Need Cash Fast? How to Pick the Best Loan

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The Worst Options for a Loan

Personal bank loans. It may seem surprising, but this standby is definitely a dud. You won't get your money quickly: You'll fill out forms galore and undergo plenty of scrutiny, and the approval process may drag out for several weeks. After all that, you won't get great terms, either. At press time, the average interest rate on a personal bank loan is 14.8 percent. That's actually higher than the average rate on a credit card purchase: 14.2 percent.

Payday loans. Perhaps you've driven by a brightly lit storefront advertising one of these services and wondered whether it would be a good option in a quick-cash crisis. Don't even think about it! These loans should be avoided at all costs, literally.

Payday lenders offer to float you some cash until your next paycheck. You simply write them a check postdated two weeks hence, or whenever your next salary payment comes in. They charge a fee, typically $15 for every $100 they loan. If you borrow $500, that means a $75 fee. That translates into an annual percentage rate (APR) of 390 percent -- and it rarely stops there. When payday arrives and the loan comes due, borrowers who don't have the $575 will have their loans rolled over, but with an additional 15 percent fee, bringing the total to $661. In a year, the APR could hit four digits. "Payday loans are a complete rip-off," says Scott Bilker, founder of DebtSmart.com.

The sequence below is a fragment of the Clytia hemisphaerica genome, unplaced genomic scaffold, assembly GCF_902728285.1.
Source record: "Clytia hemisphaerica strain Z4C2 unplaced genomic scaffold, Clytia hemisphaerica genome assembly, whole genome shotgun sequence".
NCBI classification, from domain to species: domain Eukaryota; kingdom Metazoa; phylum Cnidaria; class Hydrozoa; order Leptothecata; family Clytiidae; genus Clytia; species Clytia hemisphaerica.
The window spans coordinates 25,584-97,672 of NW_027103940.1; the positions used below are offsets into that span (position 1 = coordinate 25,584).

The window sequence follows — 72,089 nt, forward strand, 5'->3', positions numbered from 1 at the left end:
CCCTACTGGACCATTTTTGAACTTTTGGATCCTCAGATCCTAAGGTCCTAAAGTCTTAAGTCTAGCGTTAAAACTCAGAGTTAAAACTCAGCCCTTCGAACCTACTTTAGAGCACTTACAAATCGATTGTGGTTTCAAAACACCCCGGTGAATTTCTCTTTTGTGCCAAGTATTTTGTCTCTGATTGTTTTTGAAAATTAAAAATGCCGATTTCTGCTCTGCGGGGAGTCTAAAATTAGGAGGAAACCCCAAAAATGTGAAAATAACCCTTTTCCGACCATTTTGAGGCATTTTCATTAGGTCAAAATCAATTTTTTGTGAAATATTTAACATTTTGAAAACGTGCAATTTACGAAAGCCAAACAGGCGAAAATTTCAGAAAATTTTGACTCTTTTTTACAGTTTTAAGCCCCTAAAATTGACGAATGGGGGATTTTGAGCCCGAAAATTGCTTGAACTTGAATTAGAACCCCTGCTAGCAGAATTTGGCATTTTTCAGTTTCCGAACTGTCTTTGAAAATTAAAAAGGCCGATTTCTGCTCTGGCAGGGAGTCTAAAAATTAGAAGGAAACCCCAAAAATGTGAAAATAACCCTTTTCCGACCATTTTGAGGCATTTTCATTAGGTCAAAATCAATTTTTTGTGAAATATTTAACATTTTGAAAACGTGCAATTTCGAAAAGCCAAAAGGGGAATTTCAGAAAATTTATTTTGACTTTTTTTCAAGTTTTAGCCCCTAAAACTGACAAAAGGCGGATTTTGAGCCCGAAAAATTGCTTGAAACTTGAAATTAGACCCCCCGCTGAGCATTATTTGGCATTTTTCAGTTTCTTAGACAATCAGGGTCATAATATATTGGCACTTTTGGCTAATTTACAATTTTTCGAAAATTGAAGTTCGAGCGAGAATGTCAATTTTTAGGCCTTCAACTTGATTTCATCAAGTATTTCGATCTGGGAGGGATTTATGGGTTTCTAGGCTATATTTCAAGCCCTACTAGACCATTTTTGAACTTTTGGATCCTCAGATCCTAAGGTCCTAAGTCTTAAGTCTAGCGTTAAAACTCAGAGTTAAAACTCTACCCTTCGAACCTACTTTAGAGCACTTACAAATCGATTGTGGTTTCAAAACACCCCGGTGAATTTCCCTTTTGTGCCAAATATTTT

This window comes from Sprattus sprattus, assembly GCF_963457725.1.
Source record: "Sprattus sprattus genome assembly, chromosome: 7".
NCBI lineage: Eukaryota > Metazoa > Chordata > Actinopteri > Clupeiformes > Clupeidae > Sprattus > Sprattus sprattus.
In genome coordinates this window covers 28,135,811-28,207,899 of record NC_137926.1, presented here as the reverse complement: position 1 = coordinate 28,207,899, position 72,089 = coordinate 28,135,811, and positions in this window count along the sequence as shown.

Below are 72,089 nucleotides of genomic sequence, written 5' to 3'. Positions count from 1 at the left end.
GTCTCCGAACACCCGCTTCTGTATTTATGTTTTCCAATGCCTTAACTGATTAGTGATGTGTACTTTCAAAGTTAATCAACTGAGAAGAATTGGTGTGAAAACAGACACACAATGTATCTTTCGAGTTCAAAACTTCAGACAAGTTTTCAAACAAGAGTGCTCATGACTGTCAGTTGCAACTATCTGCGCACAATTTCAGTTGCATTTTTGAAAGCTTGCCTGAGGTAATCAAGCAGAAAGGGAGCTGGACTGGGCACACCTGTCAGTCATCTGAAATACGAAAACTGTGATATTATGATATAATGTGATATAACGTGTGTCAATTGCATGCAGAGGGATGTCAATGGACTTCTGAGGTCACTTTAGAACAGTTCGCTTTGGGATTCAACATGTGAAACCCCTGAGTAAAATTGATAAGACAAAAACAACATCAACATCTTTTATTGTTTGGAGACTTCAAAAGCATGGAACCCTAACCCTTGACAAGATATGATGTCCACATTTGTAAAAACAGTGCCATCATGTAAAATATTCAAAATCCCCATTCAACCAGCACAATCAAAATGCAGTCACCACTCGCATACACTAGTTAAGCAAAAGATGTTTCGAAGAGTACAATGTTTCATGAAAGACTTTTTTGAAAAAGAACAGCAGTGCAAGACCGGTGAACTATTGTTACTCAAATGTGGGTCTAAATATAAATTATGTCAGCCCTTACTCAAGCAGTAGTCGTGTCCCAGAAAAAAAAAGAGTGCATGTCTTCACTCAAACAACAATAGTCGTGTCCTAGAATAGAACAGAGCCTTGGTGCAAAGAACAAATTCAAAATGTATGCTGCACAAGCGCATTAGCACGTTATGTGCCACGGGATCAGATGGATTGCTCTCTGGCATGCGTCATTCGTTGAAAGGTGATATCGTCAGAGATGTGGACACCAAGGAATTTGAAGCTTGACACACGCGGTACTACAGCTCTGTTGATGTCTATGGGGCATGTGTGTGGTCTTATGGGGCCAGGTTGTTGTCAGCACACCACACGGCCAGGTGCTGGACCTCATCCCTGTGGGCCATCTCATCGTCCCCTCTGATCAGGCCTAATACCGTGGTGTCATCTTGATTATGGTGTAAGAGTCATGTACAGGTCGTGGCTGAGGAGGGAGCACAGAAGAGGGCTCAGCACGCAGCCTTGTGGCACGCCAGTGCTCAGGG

Title loans. In these shady deals, not even legal in some states, a company lends you money in exchange for the title to your car. Borrowers are usually asked to hand over a set of car keys and typically receive no more than a third of the car's value. As for fees, it's standard for title lenders to charge $25 for every $100 borrowed. Most title loans are due in a month, but as with a payday loan, lenders try to keep rolling them over -- and charging you. Miss a payment date and your car can be sold at auction.

Originally published in Ladies' Home Journal, August 2006.

 

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